And those are the really good ones! We get a lot of screeners at the site and the vast majority of them seem to be leaning towards supernatural these days. I’m talking a lot of low budget stuff that makes dreck like The Haunting In Connecticut 2: The Ghosts Of Georgia – one of the most painfully dull “respectable” movies in recent memory – seem like Terminator 2. There are only a handful of greats like Poltergeist, and for every one of them there are thousands of barely watchable forays into the unknown.

    “But every genre is like that,” you say. And you’re right. The main difference is almost every other genre has some narrative thrust. Their stories are required to move. Not supernatural horror, which is a genre predicated on being as slow and methodical as possible. Except most times the filmmakers leave out the “methodical” part and concentrate solely on the “slow” aspect. This usually means we get to spend the running length of any given supernatural entry watching the director spin their wheels, setting up long shots with zero significance, lulling us to sleep and expecting us to be thankful the minute something even remotely kinetic happens – like a match blowing out, an occurrence that in relation to the rest of the film is practically the third act of a Michael Bay movie.

    Even the very worst slashers, replete with stalk and slash scenarios that never pay off, have more to offer. At the very least they have brighter lighting and the internal obligation to kill off a few characters. Supernatural horror often aims for stately, deliberate and classy pleasures – and falls short on every count. I’d rather watch something incompetent and obnoxious than a polite bore any day of the week. Which sort of dovetails into my new cardinal rule, “don’t be boring.” Even if your movie has ghosts, even if it’s about things that go bump in the night, even if it’s a “slow burn” – it doesn’t have to be dull.

    What makes The Conjuring work is the fact that it has a story to tell and it goes through the effort of drawing and developing its characters into three dimensional beings. We invest as an audience, and therefore we care about the peril that is created (it also doesn’t hurt that Wan is a master of making otherwise banal moments suspenseful and terrifying). That’s what makes Poltergeist, The Exorcist and The Shining work as well. They have actual stories to tell. That’s it, really.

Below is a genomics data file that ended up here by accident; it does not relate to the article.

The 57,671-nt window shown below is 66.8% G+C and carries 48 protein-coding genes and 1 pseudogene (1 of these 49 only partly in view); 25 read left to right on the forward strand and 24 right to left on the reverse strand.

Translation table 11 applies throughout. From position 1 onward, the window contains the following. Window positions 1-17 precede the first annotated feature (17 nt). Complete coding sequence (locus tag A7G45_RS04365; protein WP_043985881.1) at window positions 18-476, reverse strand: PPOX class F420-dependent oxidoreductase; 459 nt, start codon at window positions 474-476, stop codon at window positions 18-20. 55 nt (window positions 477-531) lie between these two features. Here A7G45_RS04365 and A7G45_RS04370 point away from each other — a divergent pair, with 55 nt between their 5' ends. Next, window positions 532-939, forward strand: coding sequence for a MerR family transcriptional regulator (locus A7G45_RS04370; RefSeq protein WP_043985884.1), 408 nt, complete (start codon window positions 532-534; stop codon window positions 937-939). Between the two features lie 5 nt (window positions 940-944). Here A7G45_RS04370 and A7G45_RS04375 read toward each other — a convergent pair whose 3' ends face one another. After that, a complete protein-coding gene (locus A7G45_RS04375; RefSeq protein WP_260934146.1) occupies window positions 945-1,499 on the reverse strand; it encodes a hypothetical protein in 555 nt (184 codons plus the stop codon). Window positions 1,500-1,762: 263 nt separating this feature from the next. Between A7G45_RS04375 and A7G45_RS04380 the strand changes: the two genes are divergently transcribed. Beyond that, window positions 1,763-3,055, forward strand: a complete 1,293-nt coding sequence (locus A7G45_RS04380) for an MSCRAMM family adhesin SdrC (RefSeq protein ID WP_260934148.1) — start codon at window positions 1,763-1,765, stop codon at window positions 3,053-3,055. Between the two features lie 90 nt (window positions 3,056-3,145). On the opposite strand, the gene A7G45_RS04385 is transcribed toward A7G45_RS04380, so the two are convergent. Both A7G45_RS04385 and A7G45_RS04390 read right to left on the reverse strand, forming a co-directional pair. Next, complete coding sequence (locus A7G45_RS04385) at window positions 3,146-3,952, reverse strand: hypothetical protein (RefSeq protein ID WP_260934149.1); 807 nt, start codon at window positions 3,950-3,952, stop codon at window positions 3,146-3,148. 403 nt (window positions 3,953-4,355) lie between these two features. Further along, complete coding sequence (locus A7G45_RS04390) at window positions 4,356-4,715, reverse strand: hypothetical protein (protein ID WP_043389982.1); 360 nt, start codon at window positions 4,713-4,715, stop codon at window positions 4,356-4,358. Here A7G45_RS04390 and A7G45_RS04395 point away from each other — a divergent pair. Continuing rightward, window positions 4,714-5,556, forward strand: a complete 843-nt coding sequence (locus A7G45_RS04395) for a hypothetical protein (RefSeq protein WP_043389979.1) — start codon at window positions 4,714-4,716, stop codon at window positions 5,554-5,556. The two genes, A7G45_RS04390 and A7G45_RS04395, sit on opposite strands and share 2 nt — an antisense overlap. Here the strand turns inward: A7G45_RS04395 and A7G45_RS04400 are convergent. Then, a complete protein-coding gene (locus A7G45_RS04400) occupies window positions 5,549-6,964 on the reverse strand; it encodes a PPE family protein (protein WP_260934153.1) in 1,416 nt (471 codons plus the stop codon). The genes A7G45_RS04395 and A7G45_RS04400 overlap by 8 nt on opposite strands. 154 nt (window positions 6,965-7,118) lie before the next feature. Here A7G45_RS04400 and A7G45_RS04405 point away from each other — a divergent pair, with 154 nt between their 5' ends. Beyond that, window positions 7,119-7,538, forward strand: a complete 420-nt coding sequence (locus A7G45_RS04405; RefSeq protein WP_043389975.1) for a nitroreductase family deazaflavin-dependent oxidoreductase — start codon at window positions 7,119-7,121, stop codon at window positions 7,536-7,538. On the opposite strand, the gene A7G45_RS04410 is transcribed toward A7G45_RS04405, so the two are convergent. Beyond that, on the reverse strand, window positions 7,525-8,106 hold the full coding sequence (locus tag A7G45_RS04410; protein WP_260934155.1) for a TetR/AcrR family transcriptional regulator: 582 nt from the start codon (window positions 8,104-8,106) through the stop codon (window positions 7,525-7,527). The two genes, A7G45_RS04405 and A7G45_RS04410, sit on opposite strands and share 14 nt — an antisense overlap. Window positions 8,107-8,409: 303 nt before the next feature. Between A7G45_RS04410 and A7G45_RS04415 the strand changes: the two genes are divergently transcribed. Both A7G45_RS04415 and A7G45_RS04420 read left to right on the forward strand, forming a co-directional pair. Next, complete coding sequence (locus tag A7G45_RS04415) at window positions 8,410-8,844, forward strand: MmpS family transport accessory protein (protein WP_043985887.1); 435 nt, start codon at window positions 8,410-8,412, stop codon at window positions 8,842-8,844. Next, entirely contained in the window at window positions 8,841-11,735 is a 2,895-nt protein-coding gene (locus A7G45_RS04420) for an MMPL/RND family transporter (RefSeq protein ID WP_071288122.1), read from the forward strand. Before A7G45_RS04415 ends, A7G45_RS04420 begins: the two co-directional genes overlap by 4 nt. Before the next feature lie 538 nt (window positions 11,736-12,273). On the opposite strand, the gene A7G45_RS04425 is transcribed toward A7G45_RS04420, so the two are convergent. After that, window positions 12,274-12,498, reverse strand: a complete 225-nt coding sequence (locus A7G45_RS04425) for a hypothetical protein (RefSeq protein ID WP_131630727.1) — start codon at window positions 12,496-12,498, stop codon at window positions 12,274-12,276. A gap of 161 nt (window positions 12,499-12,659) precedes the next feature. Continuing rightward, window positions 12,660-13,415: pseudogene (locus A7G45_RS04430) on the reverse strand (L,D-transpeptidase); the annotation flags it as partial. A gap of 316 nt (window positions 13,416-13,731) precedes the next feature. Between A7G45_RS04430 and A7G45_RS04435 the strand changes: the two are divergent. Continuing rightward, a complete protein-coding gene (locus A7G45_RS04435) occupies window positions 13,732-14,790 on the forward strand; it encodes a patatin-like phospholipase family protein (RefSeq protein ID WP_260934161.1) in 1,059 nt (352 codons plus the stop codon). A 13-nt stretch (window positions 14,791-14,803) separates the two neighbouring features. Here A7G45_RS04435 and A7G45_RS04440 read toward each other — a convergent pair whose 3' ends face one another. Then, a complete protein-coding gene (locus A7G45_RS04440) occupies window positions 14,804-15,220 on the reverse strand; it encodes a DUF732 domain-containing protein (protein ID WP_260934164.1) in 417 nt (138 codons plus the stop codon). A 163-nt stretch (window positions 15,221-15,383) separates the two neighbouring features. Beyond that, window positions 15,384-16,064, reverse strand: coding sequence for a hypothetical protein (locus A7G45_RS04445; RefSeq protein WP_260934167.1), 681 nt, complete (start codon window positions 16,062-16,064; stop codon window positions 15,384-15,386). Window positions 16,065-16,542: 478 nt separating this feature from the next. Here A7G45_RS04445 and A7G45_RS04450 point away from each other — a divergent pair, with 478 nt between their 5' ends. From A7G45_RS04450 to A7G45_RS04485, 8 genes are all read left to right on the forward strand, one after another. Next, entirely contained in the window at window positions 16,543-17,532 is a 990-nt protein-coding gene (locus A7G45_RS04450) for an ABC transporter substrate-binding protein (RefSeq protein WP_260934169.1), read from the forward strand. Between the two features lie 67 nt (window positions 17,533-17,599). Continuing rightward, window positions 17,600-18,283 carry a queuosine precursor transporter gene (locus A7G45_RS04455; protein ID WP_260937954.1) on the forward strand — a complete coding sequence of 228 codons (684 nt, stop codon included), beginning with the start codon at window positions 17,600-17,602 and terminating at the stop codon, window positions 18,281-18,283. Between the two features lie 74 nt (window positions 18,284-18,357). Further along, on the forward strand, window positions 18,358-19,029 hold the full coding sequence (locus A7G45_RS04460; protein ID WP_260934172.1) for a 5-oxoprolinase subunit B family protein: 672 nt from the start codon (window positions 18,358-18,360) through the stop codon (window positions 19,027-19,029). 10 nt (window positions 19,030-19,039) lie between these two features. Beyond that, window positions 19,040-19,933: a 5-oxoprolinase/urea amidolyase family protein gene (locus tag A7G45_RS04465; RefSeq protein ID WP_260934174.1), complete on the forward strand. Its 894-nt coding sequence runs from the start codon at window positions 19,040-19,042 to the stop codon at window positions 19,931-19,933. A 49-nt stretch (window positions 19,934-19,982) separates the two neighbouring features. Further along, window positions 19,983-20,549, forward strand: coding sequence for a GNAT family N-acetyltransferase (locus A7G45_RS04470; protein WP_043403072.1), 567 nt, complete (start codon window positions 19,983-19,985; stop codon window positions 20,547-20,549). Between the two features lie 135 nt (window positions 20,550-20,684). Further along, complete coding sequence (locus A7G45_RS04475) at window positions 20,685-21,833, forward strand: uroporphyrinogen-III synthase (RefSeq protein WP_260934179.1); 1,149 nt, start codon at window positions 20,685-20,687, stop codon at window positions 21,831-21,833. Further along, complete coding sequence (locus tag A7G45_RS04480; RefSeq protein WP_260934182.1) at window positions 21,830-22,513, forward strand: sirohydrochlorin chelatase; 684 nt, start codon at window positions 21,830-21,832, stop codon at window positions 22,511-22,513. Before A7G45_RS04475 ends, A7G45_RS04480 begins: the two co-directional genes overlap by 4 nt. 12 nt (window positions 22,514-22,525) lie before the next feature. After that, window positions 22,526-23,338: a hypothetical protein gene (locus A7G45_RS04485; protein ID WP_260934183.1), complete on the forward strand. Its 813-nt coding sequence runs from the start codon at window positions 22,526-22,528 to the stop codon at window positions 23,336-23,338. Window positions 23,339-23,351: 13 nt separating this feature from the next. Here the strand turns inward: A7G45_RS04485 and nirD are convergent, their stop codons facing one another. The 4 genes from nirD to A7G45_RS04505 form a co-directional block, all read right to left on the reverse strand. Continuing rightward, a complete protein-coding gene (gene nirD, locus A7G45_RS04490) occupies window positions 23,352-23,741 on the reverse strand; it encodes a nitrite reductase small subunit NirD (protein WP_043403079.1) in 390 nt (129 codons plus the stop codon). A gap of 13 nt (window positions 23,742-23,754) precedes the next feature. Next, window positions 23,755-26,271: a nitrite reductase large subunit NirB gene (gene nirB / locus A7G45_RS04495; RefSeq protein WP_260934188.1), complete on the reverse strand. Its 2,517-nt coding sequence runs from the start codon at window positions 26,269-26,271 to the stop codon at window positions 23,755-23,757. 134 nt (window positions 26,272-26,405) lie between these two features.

If you have enough story for a movie, make it. If you don’t, make a short.

    Categories: Horror News

    Waxwork Records Teases Upcoming 'Creepshow' Vinyl Artwork

    bloody disgusting - Mon, 03/03/2014 - 14:15

    Waxwork Records has tweeted a teaser of the artwork for their upcoming Creepshow vinyl reissue. The artwork is done by Ghoulish Gary Pullin, who also did the label’s Reanimator release. You can view the teaser below.

    There is no set release date but we’ll be keeping our eyes and ears very much peeled to let you know when you can snag it!

    Creepshow was composed by John Harrison, who also composed director George A. Romero’s Day Of The Dead. The film was written by famed horror novelist Stephen King.

    Here's a sneak peek of our upcoming Creepshow release with artwork by @GhoulishGary. pic.twitter.com/WfH2sFUPHi

    — Waxwork Records (@waxworkrecords) March 3, 2014

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    Categories: Horror News

    Monkeybrain Monday Review: “The Remains" # 1

    bloody disgusting - Mon, 03/03/2014 - 14:08

    While Monkeybrain comics may not specialize in horror, they do specialize in quality comic books. For those of you looking to expand your palette this is “Monkeybrain Monday” showcasing some of the digital titles this smaller publisher has to offer.

    Cullen Bunn has recently taken the comics world by storm with “Sinestro”, and the new “Magneto” ongoing from Marvel launching this week. “The Remains” follows two young girl’s horrific encounter after their struggling father decides to take in a rat-like drifter. The dusty art style of A.C. Zamudio lends the book a homespun feel that is filled with skittering scares.